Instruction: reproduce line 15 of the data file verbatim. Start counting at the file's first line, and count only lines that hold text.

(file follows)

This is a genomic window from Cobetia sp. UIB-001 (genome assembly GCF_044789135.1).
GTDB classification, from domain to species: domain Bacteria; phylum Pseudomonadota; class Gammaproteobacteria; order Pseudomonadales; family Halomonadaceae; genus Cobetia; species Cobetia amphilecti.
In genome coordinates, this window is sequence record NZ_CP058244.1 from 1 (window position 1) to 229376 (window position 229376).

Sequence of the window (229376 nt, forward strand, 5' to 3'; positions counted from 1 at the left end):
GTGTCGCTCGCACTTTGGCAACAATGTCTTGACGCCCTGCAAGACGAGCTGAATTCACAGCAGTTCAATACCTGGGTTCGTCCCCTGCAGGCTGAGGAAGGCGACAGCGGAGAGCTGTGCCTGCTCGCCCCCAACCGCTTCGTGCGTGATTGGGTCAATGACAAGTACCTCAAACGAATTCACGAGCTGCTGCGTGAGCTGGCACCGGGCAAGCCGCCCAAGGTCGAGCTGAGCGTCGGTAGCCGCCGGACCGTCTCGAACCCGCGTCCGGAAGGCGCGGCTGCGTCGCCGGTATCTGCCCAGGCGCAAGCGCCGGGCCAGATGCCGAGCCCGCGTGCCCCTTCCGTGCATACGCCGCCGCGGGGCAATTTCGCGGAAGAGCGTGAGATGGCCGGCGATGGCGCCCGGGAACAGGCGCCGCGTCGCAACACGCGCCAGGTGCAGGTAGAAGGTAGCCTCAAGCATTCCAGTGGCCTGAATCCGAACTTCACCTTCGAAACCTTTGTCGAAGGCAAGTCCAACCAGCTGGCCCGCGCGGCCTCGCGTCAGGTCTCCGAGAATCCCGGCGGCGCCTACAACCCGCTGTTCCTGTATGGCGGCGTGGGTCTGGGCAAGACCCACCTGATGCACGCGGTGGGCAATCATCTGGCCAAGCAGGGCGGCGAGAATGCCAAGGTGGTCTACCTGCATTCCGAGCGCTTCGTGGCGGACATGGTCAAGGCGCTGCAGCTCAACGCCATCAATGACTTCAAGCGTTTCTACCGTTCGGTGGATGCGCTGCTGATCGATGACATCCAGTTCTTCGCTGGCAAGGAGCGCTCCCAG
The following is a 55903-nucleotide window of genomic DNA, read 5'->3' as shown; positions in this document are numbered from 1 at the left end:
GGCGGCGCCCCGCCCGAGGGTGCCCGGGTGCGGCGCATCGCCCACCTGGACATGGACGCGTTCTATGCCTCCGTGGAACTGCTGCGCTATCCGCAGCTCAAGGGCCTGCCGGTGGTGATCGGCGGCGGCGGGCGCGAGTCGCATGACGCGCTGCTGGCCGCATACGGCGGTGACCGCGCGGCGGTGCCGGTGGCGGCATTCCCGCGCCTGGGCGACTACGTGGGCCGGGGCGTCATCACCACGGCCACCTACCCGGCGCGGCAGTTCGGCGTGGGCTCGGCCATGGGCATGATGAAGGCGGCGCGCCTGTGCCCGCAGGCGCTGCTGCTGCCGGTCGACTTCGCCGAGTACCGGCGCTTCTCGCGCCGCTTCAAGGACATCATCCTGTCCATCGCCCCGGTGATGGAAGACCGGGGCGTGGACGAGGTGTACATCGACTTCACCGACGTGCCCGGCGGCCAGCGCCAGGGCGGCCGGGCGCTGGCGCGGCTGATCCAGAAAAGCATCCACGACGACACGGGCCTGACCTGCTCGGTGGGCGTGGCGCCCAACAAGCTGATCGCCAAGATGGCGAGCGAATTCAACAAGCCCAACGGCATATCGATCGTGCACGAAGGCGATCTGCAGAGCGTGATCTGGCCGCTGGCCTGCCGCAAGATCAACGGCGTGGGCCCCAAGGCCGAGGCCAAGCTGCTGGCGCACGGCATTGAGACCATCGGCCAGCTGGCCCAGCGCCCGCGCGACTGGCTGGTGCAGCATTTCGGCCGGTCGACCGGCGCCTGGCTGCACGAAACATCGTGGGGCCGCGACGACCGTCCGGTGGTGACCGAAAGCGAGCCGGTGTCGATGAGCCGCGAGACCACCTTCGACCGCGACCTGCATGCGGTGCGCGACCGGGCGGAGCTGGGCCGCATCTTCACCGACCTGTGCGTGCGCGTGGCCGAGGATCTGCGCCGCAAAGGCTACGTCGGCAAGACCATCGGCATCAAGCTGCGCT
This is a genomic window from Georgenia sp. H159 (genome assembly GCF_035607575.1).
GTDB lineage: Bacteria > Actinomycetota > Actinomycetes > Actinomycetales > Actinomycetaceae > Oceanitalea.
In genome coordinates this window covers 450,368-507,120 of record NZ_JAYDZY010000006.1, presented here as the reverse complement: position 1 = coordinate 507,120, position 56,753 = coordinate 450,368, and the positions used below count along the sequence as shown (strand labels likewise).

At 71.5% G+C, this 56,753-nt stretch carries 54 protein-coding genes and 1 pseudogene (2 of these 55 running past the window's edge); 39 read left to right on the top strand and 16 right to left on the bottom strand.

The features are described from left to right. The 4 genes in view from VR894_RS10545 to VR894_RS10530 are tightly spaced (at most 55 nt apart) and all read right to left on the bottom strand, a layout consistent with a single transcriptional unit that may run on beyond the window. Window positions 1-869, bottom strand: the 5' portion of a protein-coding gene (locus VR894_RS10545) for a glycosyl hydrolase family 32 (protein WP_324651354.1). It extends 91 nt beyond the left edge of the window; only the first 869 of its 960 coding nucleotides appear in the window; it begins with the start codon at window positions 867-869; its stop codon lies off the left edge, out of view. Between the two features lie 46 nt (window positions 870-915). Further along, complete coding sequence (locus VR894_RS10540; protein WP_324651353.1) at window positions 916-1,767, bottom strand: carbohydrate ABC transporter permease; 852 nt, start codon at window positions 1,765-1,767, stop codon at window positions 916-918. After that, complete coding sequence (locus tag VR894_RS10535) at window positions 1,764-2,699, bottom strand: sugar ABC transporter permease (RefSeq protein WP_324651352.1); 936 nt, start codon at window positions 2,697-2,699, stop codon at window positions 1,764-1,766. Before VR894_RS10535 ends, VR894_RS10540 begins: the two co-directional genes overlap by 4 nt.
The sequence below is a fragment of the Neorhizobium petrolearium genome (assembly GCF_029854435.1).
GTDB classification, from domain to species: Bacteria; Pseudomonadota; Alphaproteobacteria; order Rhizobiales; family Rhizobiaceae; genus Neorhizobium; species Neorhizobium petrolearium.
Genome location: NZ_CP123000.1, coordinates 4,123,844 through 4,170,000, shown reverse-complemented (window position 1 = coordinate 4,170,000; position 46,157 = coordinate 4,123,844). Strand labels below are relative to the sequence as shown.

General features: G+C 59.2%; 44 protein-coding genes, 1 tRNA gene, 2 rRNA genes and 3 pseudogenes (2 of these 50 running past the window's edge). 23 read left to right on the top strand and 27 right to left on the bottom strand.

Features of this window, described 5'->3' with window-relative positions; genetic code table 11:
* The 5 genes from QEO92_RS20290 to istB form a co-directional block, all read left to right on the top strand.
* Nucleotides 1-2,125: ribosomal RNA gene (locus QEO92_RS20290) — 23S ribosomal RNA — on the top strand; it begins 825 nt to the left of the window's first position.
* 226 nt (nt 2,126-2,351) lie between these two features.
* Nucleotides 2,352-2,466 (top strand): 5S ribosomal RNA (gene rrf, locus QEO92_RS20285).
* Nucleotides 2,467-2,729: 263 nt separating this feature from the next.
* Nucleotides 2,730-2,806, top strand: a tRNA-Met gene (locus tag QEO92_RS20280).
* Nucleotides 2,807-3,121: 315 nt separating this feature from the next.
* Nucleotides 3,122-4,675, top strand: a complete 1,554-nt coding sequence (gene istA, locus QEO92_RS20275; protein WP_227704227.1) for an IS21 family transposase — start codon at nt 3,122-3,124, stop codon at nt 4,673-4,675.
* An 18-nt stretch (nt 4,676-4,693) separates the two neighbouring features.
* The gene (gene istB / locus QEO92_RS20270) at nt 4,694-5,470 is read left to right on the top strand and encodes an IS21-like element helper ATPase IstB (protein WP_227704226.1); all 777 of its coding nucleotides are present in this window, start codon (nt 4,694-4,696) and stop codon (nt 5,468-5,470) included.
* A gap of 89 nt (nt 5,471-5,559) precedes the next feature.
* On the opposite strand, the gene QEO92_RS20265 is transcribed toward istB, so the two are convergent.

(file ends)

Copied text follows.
Genome location: NZ_CP123000.1, coordinates 4,123,844 through 4,170,000, shown reverse-complemented (window position 1 = coordinate 4,170,000; position 46,157 = coordinate 4,123,844). Strand labels below are relative to the sequence as shown.